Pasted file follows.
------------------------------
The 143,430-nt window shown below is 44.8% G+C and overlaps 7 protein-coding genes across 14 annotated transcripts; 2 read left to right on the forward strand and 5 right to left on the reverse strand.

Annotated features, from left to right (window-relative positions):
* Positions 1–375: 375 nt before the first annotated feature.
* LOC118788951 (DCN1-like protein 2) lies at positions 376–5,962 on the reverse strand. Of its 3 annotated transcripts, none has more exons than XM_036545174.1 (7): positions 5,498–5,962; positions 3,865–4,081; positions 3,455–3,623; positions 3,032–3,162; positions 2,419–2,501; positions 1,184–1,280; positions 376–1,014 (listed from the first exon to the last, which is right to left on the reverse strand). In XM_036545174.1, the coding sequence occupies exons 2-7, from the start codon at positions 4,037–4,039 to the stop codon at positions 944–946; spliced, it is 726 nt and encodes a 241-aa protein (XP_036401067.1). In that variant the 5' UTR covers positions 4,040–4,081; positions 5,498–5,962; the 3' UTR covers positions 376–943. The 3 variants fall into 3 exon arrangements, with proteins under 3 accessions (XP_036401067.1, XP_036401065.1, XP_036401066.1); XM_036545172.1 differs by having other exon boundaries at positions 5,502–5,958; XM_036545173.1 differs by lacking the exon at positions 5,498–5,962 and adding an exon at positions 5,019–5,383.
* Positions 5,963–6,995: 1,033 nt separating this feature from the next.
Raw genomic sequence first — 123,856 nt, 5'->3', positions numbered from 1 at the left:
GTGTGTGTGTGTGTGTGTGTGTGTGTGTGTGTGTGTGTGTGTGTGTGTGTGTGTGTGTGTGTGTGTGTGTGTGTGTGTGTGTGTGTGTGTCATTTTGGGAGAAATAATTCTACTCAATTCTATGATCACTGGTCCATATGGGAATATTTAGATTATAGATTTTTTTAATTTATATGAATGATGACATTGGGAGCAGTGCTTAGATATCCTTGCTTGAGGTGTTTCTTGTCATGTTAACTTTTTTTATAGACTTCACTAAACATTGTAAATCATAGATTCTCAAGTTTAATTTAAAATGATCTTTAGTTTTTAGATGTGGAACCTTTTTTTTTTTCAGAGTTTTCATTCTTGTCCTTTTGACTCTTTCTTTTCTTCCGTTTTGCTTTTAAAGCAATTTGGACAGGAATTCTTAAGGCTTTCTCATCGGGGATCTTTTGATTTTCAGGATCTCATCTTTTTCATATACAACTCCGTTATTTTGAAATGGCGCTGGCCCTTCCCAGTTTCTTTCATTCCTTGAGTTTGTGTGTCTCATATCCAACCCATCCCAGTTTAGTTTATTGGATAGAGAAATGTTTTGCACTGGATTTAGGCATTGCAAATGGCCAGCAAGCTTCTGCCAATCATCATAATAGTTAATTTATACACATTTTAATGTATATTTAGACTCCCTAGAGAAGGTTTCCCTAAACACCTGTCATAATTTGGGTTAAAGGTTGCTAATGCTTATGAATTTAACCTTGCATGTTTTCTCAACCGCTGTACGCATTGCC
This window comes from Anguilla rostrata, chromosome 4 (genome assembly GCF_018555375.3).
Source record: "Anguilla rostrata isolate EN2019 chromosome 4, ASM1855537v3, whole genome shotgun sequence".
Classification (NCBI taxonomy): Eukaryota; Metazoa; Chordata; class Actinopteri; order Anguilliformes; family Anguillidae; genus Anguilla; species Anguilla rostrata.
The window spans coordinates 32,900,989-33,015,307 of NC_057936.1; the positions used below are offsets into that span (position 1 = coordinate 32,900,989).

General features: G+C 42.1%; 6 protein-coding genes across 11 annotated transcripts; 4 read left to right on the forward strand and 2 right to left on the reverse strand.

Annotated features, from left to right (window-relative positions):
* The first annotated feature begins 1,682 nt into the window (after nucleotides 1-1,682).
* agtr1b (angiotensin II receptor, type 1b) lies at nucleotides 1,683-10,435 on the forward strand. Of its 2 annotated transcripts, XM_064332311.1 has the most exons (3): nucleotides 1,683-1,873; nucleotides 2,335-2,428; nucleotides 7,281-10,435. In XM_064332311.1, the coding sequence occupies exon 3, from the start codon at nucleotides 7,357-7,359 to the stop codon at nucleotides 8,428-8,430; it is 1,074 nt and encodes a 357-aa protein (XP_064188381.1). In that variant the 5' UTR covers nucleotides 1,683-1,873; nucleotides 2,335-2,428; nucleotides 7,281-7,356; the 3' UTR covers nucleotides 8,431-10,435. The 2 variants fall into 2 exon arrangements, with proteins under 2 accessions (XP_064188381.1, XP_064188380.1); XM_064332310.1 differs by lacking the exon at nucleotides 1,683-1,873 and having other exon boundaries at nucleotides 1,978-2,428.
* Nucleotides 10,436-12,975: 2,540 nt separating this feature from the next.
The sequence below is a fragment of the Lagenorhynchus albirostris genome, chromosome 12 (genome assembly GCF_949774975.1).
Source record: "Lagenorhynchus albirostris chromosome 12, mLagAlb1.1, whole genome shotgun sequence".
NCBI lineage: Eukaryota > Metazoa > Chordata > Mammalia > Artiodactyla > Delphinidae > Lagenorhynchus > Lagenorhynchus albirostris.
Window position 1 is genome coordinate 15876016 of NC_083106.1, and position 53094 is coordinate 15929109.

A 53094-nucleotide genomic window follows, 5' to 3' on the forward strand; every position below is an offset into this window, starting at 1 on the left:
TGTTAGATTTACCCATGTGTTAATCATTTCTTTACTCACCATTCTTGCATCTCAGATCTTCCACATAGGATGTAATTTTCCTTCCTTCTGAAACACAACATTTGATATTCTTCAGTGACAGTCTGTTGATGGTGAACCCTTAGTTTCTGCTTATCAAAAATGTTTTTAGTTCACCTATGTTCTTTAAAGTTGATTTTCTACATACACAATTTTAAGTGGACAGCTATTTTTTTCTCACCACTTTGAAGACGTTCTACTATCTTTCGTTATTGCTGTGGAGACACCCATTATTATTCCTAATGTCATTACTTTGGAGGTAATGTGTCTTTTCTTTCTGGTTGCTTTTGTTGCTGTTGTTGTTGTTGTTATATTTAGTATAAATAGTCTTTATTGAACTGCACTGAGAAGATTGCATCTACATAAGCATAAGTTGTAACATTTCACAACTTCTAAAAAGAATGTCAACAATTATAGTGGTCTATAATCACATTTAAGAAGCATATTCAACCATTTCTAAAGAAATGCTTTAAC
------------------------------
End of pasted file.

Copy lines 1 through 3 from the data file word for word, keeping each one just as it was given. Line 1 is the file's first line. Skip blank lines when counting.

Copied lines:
The 143,430-nt window shown below is 44.8% G+C and overlaps 7 protein-coding genes across 14 annotated transcripts; 2 read left to right on the forward strand and 5 right to left on the reverse strand.

Annotated features, from left to right (window-relative positions):
* Positions 1–375: 375 nt before the first annotated feature.